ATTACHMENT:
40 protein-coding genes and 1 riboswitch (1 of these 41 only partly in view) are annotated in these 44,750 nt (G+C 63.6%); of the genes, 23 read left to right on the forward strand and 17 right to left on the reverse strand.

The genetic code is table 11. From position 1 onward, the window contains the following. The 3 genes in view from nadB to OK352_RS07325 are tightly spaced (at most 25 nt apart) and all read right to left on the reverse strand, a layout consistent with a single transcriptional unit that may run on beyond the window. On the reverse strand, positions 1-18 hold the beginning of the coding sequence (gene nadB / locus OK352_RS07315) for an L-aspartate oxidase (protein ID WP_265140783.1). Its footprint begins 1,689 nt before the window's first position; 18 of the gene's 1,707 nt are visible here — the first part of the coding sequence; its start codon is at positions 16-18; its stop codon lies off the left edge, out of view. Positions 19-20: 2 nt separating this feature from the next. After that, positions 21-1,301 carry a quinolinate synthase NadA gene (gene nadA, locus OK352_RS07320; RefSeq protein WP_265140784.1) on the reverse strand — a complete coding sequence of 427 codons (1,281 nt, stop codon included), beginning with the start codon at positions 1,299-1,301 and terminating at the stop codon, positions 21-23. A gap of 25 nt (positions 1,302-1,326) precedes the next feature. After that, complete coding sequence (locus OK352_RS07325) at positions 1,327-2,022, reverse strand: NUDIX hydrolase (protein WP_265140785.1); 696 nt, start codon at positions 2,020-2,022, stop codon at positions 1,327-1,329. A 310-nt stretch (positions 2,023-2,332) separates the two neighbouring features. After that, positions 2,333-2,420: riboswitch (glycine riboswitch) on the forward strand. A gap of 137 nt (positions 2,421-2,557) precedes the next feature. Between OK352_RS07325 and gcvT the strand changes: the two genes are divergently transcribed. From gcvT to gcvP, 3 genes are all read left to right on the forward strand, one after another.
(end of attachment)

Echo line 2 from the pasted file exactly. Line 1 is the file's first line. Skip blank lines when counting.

The genetic code is table 11. From position 1 onward, the window contains the following. The 3 genes in view from nadB to OK352_RS07325 are tightly spaced (at most 25 nt apart) and all read right to left on the reverse strand, a layout consistent with a single transcriptional unit that may run on beyond the window. On the reverse strand, positions 1-18 hold the beginning of the coding sequence (gene nadB / locus OK352_RS07315) for an L-aspartate oxidase (protein ID WP_265140783.1). Its footprint begins 1,689 nt before the window's first position; 18 of the gene's 1,707 nt are visible here — the first part of the coding sequence; its start codon is at positions 16-18; its stop codon lies off the left edge, out of view. Positions 19-20: 2 nt separating this feature from the next. After that, positions 21-1,301 carry a quinolinate synthase NadA gene (gene nadA, locus OK352_RS07320; RefSeq protein WP_265140784.1) on the reverse strand — a complete coding sequence of 427 codons (1,281 nt, stop codon included), beginning with the start codon at positions 1,299-1,301 and terminating at the stop codon, positions 21-23. A gap of 25 nt (positions 1,302-1,326) precedes the next feature. After that, complete coding sequence (locus OK352_RS07325) at positions 1,327-2,022, reverse strand: NUDIX hydrolase (protein WP_265140785.1); 696 nt, start codon at positions 2,020-2,022, stop codon at positions 1,327-1,329. A 310-nt stretch (positions 2,023-2,332) separates the two neighbouring features. After that, positions 2,333-2,420: riboswitch (glycine riboswitch) on the forward strand. A gap of 137 nt (positions 2,421-2,557) precedes the next feature. Between OK352_RS07325 and gcvT the strand changes: the two genes are divergently transcribed. From gcvT to gcvP, 3 genes are all read left to right on the forward strand, one after another.